We often hear Tai Chi referred to as ‘meditation in motion‘. In other words, this mindful practice features fluidity of movement, control of breathing and mental concentration. Above all, It is gentle on the body. This makes it suitable for all ages and abilities. In addition, it can be effective for improving mental wellbeing and promoting healthy aging.
What is Tai Chi?
Tai Chi originated in ancient China as a martial art of great skill. However the basics can be simple to learn and soon deliver health benefits. For example, we introduce beginners to the practice through sets developed with medical experts by the Tai Chi for Health Institute.
These shortened sets, have movement forms which have been specially adapted for conditions such as arthritis and osteoporosis. The upright posture and easily adapted stances will put the least amount of stress on muscles and joints. The slow, gentle stretching and strengthening of the muscles will help with balance and mobility. They may be performed seated if necessary. Learning and practising in these safe and effective forms can improve flexibility, muscle strength and fitness.
When participants are ready, we move them on to the traditional forms of Tai Chi Chu’an. Research shows the forms can work to improve chronic conditions. For example heart disease, diabetes, respiratory diseases and many more.
Tai Chi with Movement In Mind
We use Tai Chi in our practice for it’s health benefits to mind and body. Firstly, it is excellent for training balance, reaction times, and co-ordination. It also improves posture and balance. At the same time it helps to strengthen vital internal energy. Secondly, the graceful slow motion, mindful stepping, mental imagery and visualisation involve focus and concentration. This helps to reduce harmful stress. In today’s fast-paced world, it is good to slow down and allow mind and body to connect. With regular practice Tai Chi will help to strengthen the body as well as greatly benefitting overall health and wellbeing.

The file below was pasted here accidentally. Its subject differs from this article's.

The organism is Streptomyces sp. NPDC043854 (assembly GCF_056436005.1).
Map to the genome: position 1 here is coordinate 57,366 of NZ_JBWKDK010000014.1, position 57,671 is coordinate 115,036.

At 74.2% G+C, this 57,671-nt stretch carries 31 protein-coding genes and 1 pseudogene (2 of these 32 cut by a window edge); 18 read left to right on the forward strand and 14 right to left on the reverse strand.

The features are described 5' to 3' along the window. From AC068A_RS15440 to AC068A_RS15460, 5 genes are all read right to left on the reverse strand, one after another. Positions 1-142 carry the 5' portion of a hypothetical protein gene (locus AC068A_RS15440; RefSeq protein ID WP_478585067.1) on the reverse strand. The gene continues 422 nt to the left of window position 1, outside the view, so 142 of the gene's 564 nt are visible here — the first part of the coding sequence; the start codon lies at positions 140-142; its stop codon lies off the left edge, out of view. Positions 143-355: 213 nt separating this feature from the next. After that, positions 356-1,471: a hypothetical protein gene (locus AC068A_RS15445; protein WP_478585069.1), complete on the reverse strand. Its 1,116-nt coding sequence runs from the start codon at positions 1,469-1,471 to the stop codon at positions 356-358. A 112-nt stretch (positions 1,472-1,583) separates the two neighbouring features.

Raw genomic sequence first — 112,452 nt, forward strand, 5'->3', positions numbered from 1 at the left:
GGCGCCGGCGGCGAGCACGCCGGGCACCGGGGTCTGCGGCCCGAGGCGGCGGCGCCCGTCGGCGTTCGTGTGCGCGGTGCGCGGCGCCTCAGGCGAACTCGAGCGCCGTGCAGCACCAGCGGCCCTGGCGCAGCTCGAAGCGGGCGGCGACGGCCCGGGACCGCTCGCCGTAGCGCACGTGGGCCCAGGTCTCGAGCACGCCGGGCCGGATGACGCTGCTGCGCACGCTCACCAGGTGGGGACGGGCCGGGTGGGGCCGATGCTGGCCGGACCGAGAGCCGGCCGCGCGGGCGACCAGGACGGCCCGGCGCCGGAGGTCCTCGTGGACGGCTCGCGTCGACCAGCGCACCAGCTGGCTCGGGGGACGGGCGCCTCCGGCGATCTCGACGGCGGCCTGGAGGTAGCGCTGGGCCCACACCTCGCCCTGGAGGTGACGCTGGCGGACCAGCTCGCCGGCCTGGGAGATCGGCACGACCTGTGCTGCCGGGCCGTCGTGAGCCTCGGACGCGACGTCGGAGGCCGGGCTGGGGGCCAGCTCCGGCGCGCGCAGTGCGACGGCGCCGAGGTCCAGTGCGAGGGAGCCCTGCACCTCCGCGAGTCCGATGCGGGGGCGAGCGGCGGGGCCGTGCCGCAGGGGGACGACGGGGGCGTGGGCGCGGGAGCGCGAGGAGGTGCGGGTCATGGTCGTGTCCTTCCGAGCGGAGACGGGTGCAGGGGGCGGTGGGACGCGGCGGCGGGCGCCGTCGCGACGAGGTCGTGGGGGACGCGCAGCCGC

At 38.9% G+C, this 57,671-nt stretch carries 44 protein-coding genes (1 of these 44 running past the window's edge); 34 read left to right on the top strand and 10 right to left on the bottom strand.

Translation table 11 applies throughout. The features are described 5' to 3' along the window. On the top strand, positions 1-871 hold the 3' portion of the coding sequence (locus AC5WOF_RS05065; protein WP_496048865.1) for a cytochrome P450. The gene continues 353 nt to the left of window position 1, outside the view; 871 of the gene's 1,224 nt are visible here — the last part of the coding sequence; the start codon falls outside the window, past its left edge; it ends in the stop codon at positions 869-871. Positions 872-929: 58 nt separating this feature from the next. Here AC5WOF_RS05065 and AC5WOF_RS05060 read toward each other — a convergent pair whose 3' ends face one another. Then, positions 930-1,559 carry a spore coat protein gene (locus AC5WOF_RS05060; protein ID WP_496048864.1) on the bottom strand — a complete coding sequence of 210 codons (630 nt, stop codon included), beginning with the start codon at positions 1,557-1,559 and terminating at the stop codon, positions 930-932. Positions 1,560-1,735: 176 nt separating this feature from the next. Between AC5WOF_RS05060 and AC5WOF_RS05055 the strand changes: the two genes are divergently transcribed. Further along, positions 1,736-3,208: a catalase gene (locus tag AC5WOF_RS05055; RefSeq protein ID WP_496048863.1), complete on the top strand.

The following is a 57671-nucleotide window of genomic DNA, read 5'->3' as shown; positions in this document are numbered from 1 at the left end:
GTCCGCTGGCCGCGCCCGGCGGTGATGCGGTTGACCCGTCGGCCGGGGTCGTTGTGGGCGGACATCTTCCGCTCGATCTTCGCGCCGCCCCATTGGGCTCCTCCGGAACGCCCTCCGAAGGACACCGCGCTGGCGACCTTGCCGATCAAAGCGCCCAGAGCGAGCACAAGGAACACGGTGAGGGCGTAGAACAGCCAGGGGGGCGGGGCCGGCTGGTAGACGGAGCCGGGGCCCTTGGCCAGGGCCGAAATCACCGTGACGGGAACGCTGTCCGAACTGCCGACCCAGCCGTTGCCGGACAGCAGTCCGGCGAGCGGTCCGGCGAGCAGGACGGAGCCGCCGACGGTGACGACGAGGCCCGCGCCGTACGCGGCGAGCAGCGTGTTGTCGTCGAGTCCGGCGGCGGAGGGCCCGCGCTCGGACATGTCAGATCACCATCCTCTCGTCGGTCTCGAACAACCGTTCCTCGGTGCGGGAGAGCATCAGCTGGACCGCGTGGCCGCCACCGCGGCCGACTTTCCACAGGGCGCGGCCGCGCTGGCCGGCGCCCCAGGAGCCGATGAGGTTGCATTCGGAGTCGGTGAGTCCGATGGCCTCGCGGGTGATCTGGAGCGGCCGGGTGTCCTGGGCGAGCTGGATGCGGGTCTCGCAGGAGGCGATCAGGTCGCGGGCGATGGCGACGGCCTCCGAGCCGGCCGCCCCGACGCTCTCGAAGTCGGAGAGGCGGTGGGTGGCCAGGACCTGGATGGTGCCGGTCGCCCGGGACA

There are numerous health benefits, regardless of which form you practice. At Movement In Mind, we focus on the ‘soft’ styles – Yang Style and Sun Style.
The most popular and widely practiced form of Tai Chi. It is characterised by smooth, flowing movement and weight transfer with foot adjustment. Yang Style improves flexibility by expanding and contracting the body using big, exaggerated movements executed slowly and gracefully.
The newest form of Tai Chi introduced in the early 20th Century. Sun Style has smooth, flowing movements and not the more physically vigorous crouching, leaping and explosiveness of some other styles. Its gentle postures and high stances make it very suitable for use as an alternative or complementary therapy for medical disorders. Sun-style incorporates unique footwork and gentle, flowing, circular hand movements. With its smooth, fluid movements and swift steps, Sun-style mimics a graceful dance.
In our wellness programme, we deliver sessions in a therapeutic, person centred approach. This recognises a range of learning styles and encourages participants to work to their ability. In other words, we allow them to find the appropriate level to fulfil their individual goals and intention.